The Kewaunee Power Station—a 556-MW nuclear facility in Carlton, Wis.—will be shut down and decommissioned starting in the second quarter of 2013, its owner Dominion said on Monday. The company said the decision to shutter the plant was based “purely on economics.”
Dominion put the plant up for sale in April 2011 “as part of a regular review of its portfolio of assets to determine which assets fit strategically and support its objectives to improve return on invested capital and shareholder value,” but it has been unable to find a buyer.
At the same time, though it evaluated a number of other nuclear plants in the Midwest for purchase, it was unsuccessful in winning the respective auctions for those plants, Dominion spokesperson Jim Norvelle told POWERnews on Monday. “Most of those other nuclear stations went for sale prior to the increased supply of natural gas brought about by new technologies now available to get the natural gas out of the ground,” he said. “Kewaunee is a small, single-unit station. We were not able to move forward with our plan to grow our nuclear fleet in the Midwest to allow Kewaunee to take advantage of economies of scale.”
"This was an extremely difficult decision, especially in light of how well the station is running and the dedication of the employees," said Thomas F. Farrell II, Dominion’s chairman, president, and CEO. "This decision was based purely on economics.”
Meanwhile, Kewaunee’s power purchase agreements are scheduled to end in December 2013, when prices of wholesale electricity in the region, pegged to declining natural gas prices, have been projected to be low. “The combination of these factors makes it uneconomic for Kewaunee to continue operations," Farrell said.
Plans to shut down the plant depend on a grid reliability review by the Midwest Transmission System Operator. If they proceed, the station will remain under the oversight of the Nuclear Regulatory Commission (NRC) throughout the decommissioning process.
Following station shutdown, Dominion said it plans to meet its obligations to the two utilities that purchase Kewaunee’s generation through market purchases until the power purchase agreements expire in December 2013.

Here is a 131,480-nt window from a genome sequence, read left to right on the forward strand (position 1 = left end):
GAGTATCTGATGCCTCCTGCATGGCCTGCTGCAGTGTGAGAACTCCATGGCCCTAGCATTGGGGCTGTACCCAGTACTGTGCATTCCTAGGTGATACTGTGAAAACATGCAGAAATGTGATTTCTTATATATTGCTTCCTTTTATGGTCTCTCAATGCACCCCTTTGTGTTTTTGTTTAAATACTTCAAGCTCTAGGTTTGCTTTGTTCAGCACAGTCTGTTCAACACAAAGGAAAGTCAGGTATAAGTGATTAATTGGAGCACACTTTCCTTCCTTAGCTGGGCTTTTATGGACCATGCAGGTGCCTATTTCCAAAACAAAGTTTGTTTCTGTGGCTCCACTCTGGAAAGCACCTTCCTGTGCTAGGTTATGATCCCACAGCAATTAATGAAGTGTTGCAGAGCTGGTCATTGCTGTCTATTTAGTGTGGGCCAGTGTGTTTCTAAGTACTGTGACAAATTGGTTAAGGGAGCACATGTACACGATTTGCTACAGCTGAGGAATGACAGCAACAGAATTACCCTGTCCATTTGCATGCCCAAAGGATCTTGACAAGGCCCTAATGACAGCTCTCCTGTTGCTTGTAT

Dominion’s most recent Form 10-K filing with the Securities and Exchange Commission notes that as of December 2011, estimated decommissioning costs for Kewaunee were about $680 million. But that figure did not reflect “any reduction for any potential future recovery from the U.S. Department of Energy of certain spent fuel costs,” Norvelle said. As of December 2011, the Kewaunee decommissioning trust had funds of about $517 million. “The trust is fully funded and we believe that the amounts currently available in the trust plus expected earnings will be sufficient to cover all decommissioning costs expected to be incurred after the station closes,” he said.
The single Westinghouse pressurized water reactor on Lake Michigan, about 35 miles southeast of Green Bay, started commercial operations in 1974. Dominion bought the plant in July 2005, and the NRC renewed the station’s operating license for 20 more years in February 2011, giving it a new expiration date of 2033.
Farrell said Dominion believes nuclear power will continue to play an important part in the nation’s energy future and that U.S. reliance on nuclear power for about 20% of its power needs is a “major reason” it enjoys “one of the most reliable, least expensive and cleanest electric grids in the world.”
"The situation Dominion faces at Kewaunee is the result of circumstances unique to the station and do not reflect the nuclear industry in general. The nation will be hard-pressed to meet its energy needs, let alone do so in a secure and affordable manner, without a robust and growing nuclear energy program," he said.
Wisconsin Gov. Scott Walker (R) in a statement on Monday expressed disappointment about the station’s closure, blaming "cumbersome [Environmental Protection Agency (EPA)] regulations" for "slowing the process for companies, like Dominion, to take advantage of economies of scale and keep their businesses profitable and open."
Walker said he and 16 other governors sent a letter to the White House Office of Management and Budget in March 2011 expressing concern about the potential cost imposed on power facilities related to cooling water intake structures as a result of the EPA’s proposed revisions to section 316(b) of the Clean Water Act. The EPA is expected to finalize the standards by June 27, 2013.
But Norvelle told POWERnews that the decision to decommission Kewaunee was based on a combination of economic factors. However, “Naturally, any regulatory uncertainty or cost adds to the challenges,” he said.
Sources: POWERnews, Dominion
—Sonal Patel, Senior Writer (@POWERmagazine)